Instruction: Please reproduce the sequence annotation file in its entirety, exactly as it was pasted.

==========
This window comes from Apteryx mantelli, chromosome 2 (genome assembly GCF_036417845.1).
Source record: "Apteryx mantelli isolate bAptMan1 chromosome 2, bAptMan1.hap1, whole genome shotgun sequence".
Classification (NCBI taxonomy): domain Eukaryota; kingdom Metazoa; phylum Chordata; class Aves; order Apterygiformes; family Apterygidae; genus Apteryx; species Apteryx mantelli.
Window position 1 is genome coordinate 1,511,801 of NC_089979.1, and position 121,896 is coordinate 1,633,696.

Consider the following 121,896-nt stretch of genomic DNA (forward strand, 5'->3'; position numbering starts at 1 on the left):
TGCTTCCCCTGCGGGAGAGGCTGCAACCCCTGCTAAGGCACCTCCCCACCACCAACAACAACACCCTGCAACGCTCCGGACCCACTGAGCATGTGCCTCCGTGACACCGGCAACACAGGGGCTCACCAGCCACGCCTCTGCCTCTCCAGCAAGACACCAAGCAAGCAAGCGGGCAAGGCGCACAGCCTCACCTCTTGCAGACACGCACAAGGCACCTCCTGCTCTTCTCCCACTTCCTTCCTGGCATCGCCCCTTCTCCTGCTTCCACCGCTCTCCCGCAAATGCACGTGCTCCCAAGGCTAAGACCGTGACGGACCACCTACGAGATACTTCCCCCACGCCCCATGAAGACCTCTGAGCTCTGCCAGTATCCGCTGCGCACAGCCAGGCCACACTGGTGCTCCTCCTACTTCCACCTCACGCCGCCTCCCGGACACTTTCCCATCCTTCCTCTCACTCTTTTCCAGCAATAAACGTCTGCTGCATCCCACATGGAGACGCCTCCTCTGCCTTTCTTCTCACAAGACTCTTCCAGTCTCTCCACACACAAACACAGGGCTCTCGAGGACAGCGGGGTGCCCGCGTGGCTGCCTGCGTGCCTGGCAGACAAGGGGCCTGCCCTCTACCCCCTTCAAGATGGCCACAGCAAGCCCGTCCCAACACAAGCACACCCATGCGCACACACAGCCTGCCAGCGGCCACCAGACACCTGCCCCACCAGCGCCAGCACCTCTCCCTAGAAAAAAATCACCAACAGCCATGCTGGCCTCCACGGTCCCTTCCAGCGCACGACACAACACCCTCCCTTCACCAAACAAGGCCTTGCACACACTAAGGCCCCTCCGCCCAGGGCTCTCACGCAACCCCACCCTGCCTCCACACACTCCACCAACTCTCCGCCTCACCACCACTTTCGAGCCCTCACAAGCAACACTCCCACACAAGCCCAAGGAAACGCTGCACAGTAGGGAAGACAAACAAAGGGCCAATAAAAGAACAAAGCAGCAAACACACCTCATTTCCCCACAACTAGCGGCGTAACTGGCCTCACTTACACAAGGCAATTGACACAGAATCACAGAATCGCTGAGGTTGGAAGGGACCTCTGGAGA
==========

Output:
This window comes from Apteryx mantelli, chromosome 2 (genome assembly GCF_036417845.1).
Source record: "Apteryx mantelli isolate bAptMan1 chromosome 2, bAptMan1.hap1, whole genome shotgun sequence".
Classification (NCBI taxonomy): domain Eukaryota; kingdom Metazoa; phylum Chordata; class Aves; order Apterygiformes; family Apterygidae; genus Apteryx; species Apteryx mantelli.
Window position 1 is genome coordinate 1,511,801 of NC_089979.1, and position 121,896 is coordinate 1,633,696.

Consider the following 121,896-nt stretch of genomic DNA (forward strand, 5'->3'; position numbering starts at 1 on the left):
TGCTTCCCCTGCGGGAGAGGCTGCAACCCCTGCTAAGGCACCTCCCCACCACCAACAACAACACCCTGCAACGCTCCGGACCCACTGAGCATGTGCCTCCGTGACACCGGCAACACAGGGGCTCACCAGCCACGCCTCTGCCTCTCCAGCAAGACACCAAGCAAGCAAGCGGGCAAGGCGCACAGCCTCACCTCTTGCAGACACGCACAAGGCACCTCCTGCTCTTCTCCCACTTCCTTCCTGGCATCGCCCCTTCTCCTGCTTCCACCGCTCTCCCGCAAATGCACGTGCTCCCAAGGCTAAGACCGTGACGGACCACCTACGAGATACTTCCCCCACGCCCCATGAAGACCTCTGAGCTCTGCCAGTATCCGCTGCGCACAGCCAGGCCACACTGGTGCTCCTCCTACTTCCACCTCACGCCGCCTCCCGGACACTTTCCCATCCTTCCTCTCACTCTTTTCCAGCAATAAACGTCTGCTGCATCCCACATGGAGACGCCTCCTCTGCCTTTCTTCTCACAAGACTCTTCCAGTCTCTCCACACACAAACACAGGGCTCTCGAGGACAGCGGGGTGCCCGCGTGGCTGCCTGCGTGCCTGGCAGACAAGGGGCCTGCCCTCTACCCCCTTCAAGATGGCCACAGCAAGCCCGTCCCAACACAAGCACACCCATGCGCACACACAGCCTGCCAGCGGCCACCAGACACCTGCCCCACCAGCGCCAGCACCTCTCCCTAGAAAAAAATCACCAACAGCCATGCTGGCCTCCACGGTCCCTTCCAGCGCACGACACAACACCCTCCCTTCACCAAACAAGGCCTTGCACACACTAAGGCCCCTCCGCCCAGGGCTCTCACGCAACCCCACCCTGCCTCCACACACTCCACCAACTCTCCGCCTCACCACCACTTTCGAGCCCTCACAAGCAACACTCCCACACAAGCCCAAGGAAACGCTGCACAGTAGGGAAGACAAACAAAGGGCCAATAAAAGAACAAAGCAGCAAACACACCTCATTTCCCCACAACTAGCGGCGTAACTGGCCTCACTTACACAAGGCAATTGACACAGAATCACAGAATCGCTGAGGTTGGAAGGGACCTCTGGAGA